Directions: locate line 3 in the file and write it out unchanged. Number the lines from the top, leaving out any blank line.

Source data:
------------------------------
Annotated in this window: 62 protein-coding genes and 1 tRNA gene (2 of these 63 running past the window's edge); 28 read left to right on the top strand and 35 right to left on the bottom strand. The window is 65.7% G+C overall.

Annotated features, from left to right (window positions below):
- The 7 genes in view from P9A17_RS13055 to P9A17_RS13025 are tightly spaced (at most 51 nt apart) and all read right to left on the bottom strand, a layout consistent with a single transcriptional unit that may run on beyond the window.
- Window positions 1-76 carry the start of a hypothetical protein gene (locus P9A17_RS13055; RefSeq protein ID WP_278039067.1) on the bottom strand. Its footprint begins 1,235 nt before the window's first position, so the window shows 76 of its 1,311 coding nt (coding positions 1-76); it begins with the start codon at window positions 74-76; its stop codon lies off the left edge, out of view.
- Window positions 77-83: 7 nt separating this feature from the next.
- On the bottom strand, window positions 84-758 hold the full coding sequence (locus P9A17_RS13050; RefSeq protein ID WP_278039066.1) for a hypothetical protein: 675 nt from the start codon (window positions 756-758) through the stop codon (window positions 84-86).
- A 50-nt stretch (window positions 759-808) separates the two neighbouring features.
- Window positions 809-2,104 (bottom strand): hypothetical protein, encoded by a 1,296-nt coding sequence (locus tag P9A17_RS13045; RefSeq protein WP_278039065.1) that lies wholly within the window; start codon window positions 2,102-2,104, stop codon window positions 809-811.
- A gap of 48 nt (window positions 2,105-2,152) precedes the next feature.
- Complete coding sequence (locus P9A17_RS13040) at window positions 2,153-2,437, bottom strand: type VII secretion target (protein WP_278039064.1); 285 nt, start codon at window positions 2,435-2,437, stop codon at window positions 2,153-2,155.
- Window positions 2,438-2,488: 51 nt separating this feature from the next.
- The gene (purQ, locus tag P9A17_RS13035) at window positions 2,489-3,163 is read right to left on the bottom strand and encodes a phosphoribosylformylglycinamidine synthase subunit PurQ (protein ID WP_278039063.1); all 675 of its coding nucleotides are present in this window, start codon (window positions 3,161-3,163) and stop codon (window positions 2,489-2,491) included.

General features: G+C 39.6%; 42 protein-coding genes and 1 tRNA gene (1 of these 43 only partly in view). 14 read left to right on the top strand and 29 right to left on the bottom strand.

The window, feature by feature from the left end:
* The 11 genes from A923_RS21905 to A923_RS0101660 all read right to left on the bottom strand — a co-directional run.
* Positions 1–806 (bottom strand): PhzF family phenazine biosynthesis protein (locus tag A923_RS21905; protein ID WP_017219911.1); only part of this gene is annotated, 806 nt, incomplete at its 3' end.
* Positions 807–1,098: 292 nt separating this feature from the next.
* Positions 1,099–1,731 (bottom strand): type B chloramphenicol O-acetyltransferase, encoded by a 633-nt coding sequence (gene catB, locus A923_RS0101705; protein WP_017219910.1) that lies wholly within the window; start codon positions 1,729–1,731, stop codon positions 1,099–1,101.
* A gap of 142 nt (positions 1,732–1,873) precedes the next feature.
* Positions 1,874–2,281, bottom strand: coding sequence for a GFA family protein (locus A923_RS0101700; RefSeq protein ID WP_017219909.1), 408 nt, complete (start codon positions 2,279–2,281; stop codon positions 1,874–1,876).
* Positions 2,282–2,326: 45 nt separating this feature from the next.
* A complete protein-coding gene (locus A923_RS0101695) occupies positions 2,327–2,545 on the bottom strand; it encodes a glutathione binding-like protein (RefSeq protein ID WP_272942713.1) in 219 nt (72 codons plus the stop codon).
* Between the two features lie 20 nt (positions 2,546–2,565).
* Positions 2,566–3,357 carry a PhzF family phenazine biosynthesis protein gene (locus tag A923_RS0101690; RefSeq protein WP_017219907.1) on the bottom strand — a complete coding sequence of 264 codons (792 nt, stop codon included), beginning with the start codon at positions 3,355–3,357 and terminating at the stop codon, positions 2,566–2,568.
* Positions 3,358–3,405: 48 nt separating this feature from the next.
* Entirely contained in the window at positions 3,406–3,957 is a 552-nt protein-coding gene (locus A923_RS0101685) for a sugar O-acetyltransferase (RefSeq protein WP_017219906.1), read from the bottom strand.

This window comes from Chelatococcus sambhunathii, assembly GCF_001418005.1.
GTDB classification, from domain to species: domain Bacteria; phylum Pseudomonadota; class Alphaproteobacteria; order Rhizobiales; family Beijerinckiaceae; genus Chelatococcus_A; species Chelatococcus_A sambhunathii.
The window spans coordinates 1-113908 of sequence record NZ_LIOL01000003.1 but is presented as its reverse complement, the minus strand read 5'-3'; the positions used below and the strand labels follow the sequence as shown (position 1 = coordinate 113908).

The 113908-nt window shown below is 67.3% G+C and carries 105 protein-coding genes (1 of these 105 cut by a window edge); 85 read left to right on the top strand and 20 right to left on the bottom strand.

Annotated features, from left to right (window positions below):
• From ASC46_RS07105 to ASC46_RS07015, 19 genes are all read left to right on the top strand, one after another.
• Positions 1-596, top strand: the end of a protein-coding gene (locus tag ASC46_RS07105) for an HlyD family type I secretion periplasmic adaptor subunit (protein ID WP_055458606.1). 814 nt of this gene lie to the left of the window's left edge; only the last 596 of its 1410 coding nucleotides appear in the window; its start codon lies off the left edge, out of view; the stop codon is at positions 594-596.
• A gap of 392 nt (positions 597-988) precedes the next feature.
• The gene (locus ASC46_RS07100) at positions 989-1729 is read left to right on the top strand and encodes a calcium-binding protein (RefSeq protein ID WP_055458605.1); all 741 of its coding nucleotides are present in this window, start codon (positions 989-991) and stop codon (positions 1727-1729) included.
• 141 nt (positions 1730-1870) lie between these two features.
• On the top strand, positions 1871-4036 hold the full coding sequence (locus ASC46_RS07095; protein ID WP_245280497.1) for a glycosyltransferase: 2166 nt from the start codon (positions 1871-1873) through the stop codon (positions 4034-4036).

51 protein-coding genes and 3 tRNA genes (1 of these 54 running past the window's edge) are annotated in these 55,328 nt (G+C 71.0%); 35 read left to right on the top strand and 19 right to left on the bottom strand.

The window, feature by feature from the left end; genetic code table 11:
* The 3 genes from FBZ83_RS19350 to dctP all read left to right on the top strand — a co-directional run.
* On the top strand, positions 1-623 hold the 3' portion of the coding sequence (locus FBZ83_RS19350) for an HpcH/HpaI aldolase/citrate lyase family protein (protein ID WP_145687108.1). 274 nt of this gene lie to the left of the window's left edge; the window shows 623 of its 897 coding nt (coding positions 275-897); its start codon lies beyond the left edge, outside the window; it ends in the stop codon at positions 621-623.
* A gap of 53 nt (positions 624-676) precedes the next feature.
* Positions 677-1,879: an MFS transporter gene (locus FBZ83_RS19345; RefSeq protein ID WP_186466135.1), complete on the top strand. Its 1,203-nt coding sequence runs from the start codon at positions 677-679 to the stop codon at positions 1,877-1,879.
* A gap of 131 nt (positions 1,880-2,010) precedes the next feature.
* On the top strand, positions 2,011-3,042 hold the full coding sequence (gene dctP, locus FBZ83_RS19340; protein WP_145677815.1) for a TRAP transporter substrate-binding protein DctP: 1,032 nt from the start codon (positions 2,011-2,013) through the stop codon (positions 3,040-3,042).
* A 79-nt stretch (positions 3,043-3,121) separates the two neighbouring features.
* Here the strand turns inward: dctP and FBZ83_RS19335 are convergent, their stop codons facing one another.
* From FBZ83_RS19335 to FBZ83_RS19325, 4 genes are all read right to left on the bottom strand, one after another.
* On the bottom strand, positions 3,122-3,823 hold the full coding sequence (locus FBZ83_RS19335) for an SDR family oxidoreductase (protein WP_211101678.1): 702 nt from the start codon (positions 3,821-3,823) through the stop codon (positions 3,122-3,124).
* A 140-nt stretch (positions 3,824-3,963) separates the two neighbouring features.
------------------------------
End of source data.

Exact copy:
- The 7 genes in view from P9A17_RS13055 to P9A17_RS13025 are tightly spaced (at most 51 nt apart) and all read right to left on the bottom strand, a layout consistent with a single transcriptional unit that may run on beyond the window.